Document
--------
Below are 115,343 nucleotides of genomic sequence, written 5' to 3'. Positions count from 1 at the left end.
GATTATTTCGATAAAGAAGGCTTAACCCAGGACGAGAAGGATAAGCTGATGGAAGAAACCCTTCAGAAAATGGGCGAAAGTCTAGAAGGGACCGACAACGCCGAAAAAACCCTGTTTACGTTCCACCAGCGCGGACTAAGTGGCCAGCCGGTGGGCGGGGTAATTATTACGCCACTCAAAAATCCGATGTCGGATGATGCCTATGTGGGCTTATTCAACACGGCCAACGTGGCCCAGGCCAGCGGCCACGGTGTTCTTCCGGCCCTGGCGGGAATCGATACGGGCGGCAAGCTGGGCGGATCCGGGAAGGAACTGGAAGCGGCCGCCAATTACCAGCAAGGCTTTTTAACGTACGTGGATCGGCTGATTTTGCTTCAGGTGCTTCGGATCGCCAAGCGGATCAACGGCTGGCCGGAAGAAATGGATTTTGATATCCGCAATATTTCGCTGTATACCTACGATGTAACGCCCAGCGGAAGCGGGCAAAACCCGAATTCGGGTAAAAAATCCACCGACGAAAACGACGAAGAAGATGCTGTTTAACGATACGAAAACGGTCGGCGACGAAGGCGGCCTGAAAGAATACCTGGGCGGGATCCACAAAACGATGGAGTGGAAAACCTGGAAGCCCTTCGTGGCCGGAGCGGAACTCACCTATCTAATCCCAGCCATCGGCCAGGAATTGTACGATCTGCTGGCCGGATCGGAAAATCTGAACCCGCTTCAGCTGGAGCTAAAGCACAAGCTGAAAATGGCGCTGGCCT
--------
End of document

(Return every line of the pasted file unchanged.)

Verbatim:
Below are 115,343 nucleotides of genomic sequence, written 5' to 3'. Positions count from 1 at the left end.
GATTATTTCGATAAAGAAGGCTTAACCCAGGACGAGAAGGATAAGCTGATGGAAGAAACCCTTCAGAAAATGGGCGAAAGTCTAGAAGGGACCGACAACGCCGAAAAAACCCTGTTTACGTTCCACCAGCGCGGACTAAGTGGCCAGCCGGTGGGCGGGGTAATTATTACGCCACTCAAAAATCCGATGTCGGATGATGCCTATGTGGGCTTATTCAACACGGCCAACGTGGCCCAGGCCAGCGGCCACGGTGTTCTTCCGGCCCTGGCGGGAATCGATACGGGCGGCAAGCTGGGCGGATCCGGGAAGGAACTGGAAGCGGCCGCCAATTACCAGCAAGGCTTTTTAACGTACGTGGATCGGCTGATTTTGCTTCAGGTGCTTCGGATCGCCAAGCGGATCAACGGCTGGCCGGAAGAAATGGATTTTGATATCCGCAATATTTCGCTGTATACCTACGATGTAACGCCCAGCGGAAGCGGGCAAAACCCGAATTCGGGTAAAAAATCCACCGACGAAAACGACGAAGAAGATGCTGTTTAACGATACGAAAACGGTCGGCGACGAAGGCGGCCTGAAAGAATACCTGGGCGGGATCCACAAAACGATGGAGTGGAAAACCTGGAAGCCCTTCGTGGCCGGAGCGGAACTCACCTATCTAATCCCAGCCATCGGCCAGGAATTGTACGATCTGCTGGCCGGATCGGAAAATCTGAACCCGCTTCAGCTGGAGCTAAAGCACAAGCTGAAAATGGCGCTGGCCT